WHO: Millions of Patients Die Every Year Seeking Health Care 

The World Health Organization is calling for urgent action to end bad health care practices responsible for killing millions of patients around the world every year.  WHO issued a report in advance of the first World Patient Safety Day on September 17.People who fall ill go to their doctor or sign themselves into a hospital in the expectation of receiving treatment that will cure them. Unfortunately, in many cases the treatment they receive will kill themThe World Health Organization reports one in 10 patients is harmed in high-income countries. It says 134 million patients in low-and-middle-income countries are harmed because of unsafe care leading to 2.6 million deaths annually. WHO notes most of these deaths are avoidable.Neelam Dhingra-Kuram is WHO coordinator of Patient Safety and Risk Management. She said harm occurs mainly because of wrong diagnosis, wrong prescriptions, the improper use of medication, incorrect surgical procedures and health care associated infections.”But the major reason for this harm is that in the health care facilities, in the system there is lack of patient safety culture. And, that means that the leadership is not strong enough…So, lack of open communication, lack of systems to learn from mistakes and errors. So, already suppose errors are happening and harm is taking place. If you do not learn from it, it is really a lost opportunity,” she said.Dhingra-Kuram said systems must be created where health care workers are encouraged to report mistakes and are not fearful of being blamed for reporting errors.Besides the avoidable and tragic loss of life, WHO reports patient harm leads to economic losses of trillions of dollars globally each year. It says medication errors alone cost an estimated $42 billion annually.On the other hand, WHO says a study in the United States finds safety improvement in patient care has resulted in estimated savings of $28 billion in Medicare hospitals between 2010 and 2015.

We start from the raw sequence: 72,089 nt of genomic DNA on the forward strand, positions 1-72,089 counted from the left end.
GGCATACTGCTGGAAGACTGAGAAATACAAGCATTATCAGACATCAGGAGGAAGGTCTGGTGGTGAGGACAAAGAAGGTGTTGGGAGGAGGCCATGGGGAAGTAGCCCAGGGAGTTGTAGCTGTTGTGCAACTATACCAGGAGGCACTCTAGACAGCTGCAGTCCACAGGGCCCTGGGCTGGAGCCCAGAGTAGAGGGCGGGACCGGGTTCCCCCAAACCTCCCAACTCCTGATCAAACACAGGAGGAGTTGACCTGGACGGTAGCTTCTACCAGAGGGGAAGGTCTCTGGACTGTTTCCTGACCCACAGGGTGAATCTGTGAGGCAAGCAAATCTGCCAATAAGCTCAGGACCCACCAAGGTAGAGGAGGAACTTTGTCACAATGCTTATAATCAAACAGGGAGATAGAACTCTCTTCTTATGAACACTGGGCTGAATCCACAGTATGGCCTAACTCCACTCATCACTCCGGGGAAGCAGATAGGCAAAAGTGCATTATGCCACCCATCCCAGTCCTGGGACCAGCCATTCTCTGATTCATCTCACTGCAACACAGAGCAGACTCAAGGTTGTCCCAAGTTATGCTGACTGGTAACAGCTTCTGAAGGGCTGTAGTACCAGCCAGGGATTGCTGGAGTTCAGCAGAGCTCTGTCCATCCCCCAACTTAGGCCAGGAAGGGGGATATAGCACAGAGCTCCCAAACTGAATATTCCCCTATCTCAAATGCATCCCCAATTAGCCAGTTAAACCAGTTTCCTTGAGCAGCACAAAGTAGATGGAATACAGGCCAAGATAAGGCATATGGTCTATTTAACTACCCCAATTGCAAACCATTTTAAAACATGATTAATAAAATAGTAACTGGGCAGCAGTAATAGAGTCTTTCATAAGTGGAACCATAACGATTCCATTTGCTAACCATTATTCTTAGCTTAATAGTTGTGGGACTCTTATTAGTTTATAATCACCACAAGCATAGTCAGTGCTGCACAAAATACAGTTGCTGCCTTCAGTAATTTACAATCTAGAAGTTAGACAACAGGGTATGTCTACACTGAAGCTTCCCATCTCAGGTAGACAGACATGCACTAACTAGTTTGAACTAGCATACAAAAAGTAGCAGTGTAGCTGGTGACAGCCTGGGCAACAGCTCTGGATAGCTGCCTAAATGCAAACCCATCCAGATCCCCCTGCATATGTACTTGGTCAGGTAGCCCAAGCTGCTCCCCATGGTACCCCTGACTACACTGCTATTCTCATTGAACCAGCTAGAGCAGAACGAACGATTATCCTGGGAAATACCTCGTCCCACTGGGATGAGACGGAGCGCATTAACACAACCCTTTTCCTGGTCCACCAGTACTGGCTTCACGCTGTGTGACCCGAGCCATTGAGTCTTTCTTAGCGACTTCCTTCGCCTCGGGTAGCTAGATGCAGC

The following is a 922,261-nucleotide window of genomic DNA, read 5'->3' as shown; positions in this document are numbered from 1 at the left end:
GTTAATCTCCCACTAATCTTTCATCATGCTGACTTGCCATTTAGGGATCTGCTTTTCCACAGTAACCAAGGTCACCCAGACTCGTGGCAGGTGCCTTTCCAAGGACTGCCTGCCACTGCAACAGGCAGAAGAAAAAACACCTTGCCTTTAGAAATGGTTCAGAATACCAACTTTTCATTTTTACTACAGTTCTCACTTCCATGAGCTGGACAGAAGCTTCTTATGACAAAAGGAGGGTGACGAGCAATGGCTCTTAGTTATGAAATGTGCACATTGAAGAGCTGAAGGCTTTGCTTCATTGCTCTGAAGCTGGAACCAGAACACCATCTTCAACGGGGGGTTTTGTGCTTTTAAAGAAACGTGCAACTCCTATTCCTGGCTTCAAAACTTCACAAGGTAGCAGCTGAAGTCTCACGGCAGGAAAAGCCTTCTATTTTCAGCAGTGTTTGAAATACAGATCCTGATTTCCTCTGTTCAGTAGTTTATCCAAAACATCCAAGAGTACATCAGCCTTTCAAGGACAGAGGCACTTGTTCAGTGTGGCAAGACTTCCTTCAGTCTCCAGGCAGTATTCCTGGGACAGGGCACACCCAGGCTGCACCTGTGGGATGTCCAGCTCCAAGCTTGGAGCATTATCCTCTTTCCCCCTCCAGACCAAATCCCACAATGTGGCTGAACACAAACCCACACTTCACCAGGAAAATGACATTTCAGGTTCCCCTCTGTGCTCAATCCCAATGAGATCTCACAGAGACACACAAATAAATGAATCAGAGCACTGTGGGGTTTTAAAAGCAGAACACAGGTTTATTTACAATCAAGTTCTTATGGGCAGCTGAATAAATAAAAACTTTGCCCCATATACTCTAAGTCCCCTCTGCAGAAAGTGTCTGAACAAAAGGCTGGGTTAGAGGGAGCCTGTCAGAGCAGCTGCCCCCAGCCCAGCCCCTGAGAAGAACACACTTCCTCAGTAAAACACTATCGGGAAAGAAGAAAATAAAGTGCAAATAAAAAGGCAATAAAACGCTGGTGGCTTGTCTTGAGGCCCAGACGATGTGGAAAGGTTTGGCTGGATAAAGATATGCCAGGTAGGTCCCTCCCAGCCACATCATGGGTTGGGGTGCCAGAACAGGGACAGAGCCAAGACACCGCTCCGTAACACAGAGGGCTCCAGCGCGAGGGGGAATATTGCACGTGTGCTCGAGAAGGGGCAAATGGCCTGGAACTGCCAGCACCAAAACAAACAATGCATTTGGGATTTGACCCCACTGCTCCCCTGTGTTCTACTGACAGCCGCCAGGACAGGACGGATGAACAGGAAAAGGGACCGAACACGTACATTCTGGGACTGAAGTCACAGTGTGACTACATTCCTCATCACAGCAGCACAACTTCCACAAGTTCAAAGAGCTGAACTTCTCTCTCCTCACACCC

Congo: Confirmed Ebola Deaths Near 2,000, Cases Over 3,000

Congo’s National Ebola Response Committee says confirmed Ebola deaths in the east of the sprawling African nation are nearing 2,000 and confirmed cases of the virus have exceeded 3,000.The committee released the latest numbers Friday after a discussion in Goma by the Catholic Church and the Anglican Church about efforts to help stem the spread of Ebola in communities. A mistrust of health workers and widespread security issues still threaten the fight against the second deadliest outbreak of Ebola in history in a region where armed groups have fought for decades over the mineral-rich land.The committee reported 3,002 confirmed Ebola cases with 1,974 deaths.